In the MEROPS database peptidases and peptidase homologues are grouped into clans and families. Clans are groups of families for which there is evidence of common ancestry based on a common structural fold:
- Each clan is identified with two letters the first representing the catalytic type of the families included in the clan (with the letter 'P' being used for a clan containing families of more than one of the catalytic types serine threonine and cysteine). Some families cannot yet be assigned to clans and when a formal assignment is required such a family is described as belonging to clan A- C- M- N- S- T- or U- according to the catalytic type. Some clans are divided into subclans because there is evidence of a very ancient divergence within the clan for example MA(E) the gluzincins and MA(M) the metzincins.
- Peptidase families are grouped by their catalytic type the first character representing the catalytic type: A aspartic; C cysteine; G glutamic acid; M metallo; N asparagine; S serine; T threonine; and U unknown. The serine threonine and cysteine peptidases utilise the amino acid as a nucleophile and form an acyl intermediate - these peptidases can also readily act as transferases. In the case of aspartic glutamic and metallopeptidases the nucleophile is an activated water molecule. In the case of the asparagine endopeptidases the nucleophile is asparagine and all are self-processing endopeptidases.
In many instances the structural protein fold that characterises the clan or family may have lost its catalytic activity yet retain its function in protein recognition and binding. Cysteine peptidases have characteristic molecular topologies which can be seen not only in their three-dimensional structures but commonly also in the two-dimensional structures. These are peptidases in which the nucleophile is the sulphydryl group of a cysteine residue. Cysteine proteases are divided into clans (proteins which are evolutionary related) and further sub-divided into families on the basis of the architecture of their catalytic dyad or triad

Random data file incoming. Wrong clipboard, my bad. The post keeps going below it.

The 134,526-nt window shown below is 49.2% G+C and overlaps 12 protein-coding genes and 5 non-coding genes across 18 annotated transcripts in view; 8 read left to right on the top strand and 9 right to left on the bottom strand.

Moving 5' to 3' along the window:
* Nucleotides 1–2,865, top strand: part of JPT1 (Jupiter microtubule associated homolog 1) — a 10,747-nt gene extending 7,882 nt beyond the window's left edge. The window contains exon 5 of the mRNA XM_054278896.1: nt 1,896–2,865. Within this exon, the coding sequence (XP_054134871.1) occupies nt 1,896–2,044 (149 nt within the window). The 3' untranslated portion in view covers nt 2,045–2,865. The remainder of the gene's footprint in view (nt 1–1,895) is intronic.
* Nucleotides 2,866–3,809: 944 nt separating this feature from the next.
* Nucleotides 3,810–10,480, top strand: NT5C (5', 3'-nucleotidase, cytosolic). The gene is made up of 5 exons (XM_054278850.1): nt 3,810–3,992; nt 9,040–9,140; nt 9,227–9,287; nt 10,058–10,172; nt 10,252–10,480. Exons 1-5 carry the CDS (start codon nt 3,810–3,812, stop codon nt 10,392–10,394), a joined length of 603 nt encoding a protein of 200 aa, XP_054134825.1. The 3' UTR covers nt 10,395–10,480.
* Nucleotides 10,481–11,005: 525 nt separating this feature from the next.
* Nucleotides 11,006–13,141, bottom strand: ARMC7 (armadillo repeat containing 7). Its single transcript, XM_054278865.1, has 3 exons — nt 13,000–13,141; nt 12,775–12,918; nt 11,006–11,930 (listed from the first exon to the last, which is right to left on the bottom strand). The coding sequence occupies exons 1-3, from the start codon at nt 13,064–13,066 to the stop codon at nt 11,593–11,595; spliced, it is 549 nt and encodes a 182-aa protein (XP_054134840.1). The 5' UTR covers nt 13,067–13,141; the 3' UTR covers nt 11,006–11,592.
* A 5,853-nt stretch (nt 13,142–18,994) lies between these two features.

. This group of proteins belong to the peptidase family C1 sub-family C1A (papain family clan CA). It includes proteins classed as non-peptidase homologues. These are have either been shown experimentally to lack peptidase activity or lack one or more of the active site residues. The papain family has a wide variety of activities including broad-range (papain) and narrow-range endo-peptidases aminopeptidases dipeptidyl peptidases and enzymes with both exo- and endo-peptidase activity
. Members of the papain family are widespread found in baculovirus
eubacteria yeast and practically all protozoa plants and mammals
. The proteins are typicallylysosomal or secreted and proteolytic cleavage of the propeptide is required for enzyme activation although bleomycin hydrolase is cytosolic in fungi and mammals
. Papain-like cysteine proteinases are essentially synthesised as inactive proenzymes (zymogens) with N-terminal propeptide regions. The activation process of these enzymes includes the removal of propeptide regions. The propeptide regions serve a variety of functions in vivo and in vitro. The pro-region is required for the proper folding of the newly synthesised enzyme the inactivation of the peptidase domain and stabilisation of the enzyme against denaturing at neutral to alkaline pH conditions. Amino acid residues within the pro-region mediate their membrane association and play a role in the transport of the proenzyme to lysosomes. Among the most notable features of propeptides is their ability to inhibit the activity of their cognate enzymes and that certain propeptides exhibit high selectivity for inhibition of the peptidases from which they originate
.The catalytic residues of papain are Cys-25 and His-159 other important residues being Gln-19 which helps form the 'oxyanion hole' and Asn-175 which orientates the imidazole ring of His-159.